When Beyoncé ambushed unsuspecting listeners with her fifth solo album in 2013, it showed her mastery of the levers of power in today’s pop landscape. At a moment when a star’s every move ends up on Instagram for all to see, she managed to assemble an entire album – with accompanying visuals – in secret.
Beyoncé is showing her cards a little more this time around – though the release of “Formation” in February was another guerilla strike, it alerted the world to the prospect of more new music from the singer. Earlier this month, she teased something called Lemonade on Instagram. She stoked the fire with a short trailer on HBO for the visual filled with agitated bursts of noise, flickering lights, and vague voiceover pronouncements: “The past and the present merge to meet us here.” No one knew what the “World Premiere Event” would include, but everyone knew it was coming.
When Lemonade arrived on Saturday night on HBO, it turned out to be another visual album. The music is now available on Tidal; here’s a breakdown of the hour-long special.
Lemonade is a visual album – a number of music videos offset by chapter titles like “Intuition,” “Denial,” “Apathy,” “Emptiness” and, eventually, “Resurrection” – connected by a voiceover from Beyoncé reading poetry by Warsan Shire.
Lemonade traces a story of infidelity and reconciliation. It starts with Beyoncé questioning her relationship. “Are you cheating on me?” she asks the viewer. When the evidence of unfaithfulness becomes conclusive, her first move is protest – “They don’t love you like I love you,” she intones – followed by anger: “I’m gonna fuck me up a bitch,” she says gleefully in one song, baseball bat in hand. (Later she adds, “You ain’t married to an average bitch, boy!”) But after she appears to cut loose from an untrustworthy partner – “Me and my baby gonna be alright, we gonna live a good life” – the tale shifts towards cease-fire and reunion. The hour ends with shots of happy couples and an assertion that our heroine will move forward. “My torturer became my remedy,” Beyoncé explains. “So we’re gonna heal. We’re gonna start again.”
On her way through the relationship plot, she also tells a story about the experience of black womanhood. A snippet pulled from a speech by Malcom X declares, “The most disrespected person in America is the black woman. The most unprotected person in America is the black woman. The most neglected person in America is the black woman.” Men are almost entirely absent from the film, physically and emotionally; in their place, large groups of women appear again and again, presenting a united front of solidarity and sisterhood.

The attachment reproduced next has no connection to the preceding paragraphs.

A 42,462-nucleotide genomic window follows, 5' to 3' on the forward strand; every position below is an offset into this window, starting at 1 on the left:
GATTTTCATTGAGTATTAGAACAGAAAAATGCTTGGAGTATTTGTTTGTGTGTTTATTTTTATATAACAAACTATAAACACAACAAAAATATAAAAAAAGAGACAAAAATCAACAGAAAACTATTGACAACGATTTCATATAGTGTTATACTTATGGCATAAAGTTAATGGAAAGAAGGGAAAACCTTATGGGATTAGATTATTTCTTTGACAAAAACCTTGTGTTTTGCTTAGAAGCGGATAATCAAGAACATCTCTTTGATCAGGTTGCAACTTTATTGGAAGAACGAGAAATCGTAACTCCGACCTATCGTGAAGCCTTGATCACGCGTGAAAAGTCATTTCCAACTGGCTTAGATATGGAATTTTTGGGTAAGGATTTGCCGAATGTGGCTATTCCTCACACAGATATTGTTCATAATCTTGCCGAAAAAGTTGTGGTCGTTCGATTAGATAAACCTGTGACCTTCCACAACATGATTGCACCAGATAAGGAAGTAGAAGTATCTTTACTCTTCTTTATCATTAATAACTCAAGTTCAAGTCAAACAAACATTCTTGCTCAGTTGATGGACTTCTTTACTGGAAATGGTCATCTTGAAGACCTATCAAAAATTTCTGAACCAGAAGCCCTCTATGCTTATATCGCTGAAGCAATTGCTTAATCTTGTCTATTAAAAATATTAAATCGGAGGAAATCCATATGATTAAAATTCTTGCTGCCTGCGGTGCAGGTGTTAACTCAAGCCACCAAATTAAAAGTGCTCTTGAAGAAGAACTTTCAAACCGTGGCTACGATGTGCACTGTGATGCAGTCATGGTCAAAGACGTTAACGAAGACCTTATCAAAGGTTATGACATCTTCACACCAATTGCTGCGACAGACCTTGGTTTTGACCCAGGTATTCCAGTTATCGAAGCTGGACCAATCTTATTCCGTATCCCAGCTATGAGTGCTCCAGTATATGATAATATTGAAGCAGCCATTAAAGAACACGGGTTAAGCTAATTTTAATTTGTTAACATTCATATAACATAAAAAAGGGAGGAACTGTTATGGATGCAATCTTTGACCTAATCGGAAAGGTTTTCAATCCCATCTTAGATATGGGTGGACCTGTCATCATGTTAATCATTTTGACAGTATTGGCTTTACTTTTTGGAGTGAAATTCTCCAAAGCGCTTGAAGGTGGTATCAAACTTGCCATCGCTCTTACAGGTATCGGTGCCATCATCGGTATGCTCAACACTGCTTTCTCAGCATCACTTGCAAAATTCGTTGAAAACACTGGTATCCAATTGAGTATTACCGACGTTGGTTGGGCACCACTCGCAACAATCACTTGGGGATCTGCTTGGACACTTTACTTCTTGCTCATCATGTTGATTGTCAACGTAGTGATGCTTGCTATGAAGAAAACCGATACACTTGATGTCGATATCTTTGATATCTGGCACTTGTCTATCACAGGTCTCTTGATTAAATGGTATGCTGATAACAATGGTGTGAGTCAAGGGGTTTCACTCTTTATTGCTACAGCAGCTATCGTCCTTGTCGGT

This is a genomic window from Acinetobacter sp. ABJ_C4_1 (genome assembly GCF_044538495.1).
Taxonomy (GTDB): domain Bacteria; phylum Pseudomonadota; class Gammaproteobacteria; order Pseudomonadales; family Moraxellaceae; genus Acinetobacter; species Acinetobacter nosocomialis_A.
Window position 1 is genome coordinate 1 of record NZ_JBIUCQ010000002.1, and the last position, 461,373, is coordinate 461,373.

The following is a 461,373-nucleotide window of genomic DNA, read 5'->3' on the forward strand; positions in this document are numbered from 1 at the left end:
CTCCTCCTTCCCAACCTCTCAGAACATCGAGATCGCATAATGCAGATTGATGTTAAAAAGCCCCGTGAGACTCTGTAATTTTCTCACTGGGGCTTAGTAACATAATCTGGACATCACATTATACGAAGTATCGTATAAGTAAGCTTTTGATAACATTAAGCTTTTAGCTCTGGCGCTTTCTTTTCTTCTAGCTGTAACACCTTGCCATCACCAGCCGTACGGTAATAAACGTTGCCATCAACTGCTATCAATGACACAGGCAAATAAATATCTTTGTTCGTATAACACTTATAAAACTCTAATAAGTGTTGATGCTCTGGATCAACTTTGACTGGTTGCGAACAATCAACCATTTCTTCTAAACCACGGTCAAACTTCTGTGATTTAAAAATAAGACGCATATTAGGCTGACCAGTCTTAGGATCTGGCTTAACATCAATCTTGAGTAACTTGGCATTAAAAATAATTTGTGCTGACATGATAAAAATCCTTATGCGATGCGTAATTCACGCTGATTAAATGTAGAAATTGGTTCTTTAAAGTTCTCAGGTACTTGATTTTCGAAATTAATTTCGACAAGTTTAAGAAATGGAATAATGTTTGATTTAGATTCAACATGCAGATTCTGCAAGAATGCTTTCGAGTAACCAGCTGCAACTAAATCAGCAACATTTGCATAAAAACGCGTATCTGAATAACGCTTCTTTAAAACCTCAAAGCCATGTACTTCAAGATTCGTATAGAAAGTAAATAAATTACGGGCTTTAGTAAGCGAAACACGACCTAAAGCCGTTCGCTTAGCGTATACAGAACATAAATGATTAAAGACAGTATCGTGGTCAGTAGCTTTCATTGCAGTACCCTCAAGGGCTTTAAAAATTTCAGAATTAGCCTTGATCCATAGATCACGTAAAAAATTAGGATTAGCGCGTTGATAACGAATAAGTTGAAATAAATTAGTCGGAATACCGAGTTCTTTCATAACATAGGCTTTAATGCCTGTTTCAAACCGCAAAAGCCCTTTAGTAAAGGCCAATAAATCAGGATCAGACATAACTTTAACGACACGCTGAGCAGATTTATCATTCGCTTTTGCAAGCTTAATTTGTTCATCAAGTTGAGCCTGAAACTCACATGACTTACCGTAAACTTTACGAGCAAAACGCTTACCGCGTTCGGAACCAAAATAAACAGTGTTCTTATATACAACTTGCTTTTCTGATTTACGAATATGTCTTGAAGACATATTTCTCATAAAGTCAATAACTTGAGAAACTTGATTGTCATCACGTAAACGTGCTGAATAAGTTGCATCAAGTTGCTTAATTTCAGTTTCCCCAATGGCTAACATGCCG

Lemonade riffs through a number of settings, but most of it is resolutely southern – a plantation house, muggy porches, a short portion where Beyoncé rides horseback, references to New Orleans, swampy scenery. Flames are another recurring motif: early on, the singer stares down the camera as everything behind her explodes; later, she poses regally behind a low wall of fire. Tunnel imagery appears frequently as well – Beyoncé sings one song at the end of a long brick passageway, and the camera often creeps slowly and evenly down hallways, building tension as it might in a horror film. Beyoncé handled some of the direction herself, along with Kahlil Joseph, Melina Matsoukas, Todd Tourso, Rikayl Rimmasch, Jonas Akerlund and Mark Romanek.
Beyoncé pulled in a number of high-powered black women to help her with Lemonade, a group that includes the tennis star Serena Williams, the young actresses Quvenzhané Wallis and Amandla Stenberg, and the actress/singer Zendaya. Sybrina Fulton, mother of Trayvon Martin, and Lesley McSpadden, mother of Michael Brown, are also featured. Jay Z and Blue Ivy both appear in the later parts of the short film, when the story is focused on reconciliation and future happiness.
Some guests are also heard, but they are not seen. The Weeknd provides a vocal during one song, and James Blake contributes to another. Beyoncé uses a prominent samples of Isaac Hayes’ “Walk On By” and a speech from Malcolm X; she also honors Nina Simone, letting the singer’s voice drift from a turntable without any manipulation. Though Kendrick Lamar is featured on the album, he didn’t rap during the visual presentation.
The music in Lemonade is mostly a step away from the bunker-busting power of Beyoncé and follow-up singles like “7/11” and “Formation.” The trap-inflected percussion that dominates modern pop is mostly absent, in fact, a number of tracks in the film are spare piano ballads, mostly keyboard and layered vocals. One song approximates the country blues, with an interjection by a jaunty brass band; there are injections of snappy funk and rock gospel. When Beyoncé is reveling in her anger, the soundtrack approximates a spirited bar band cover of Led Zeppelin, and she sings as if gargling gravel.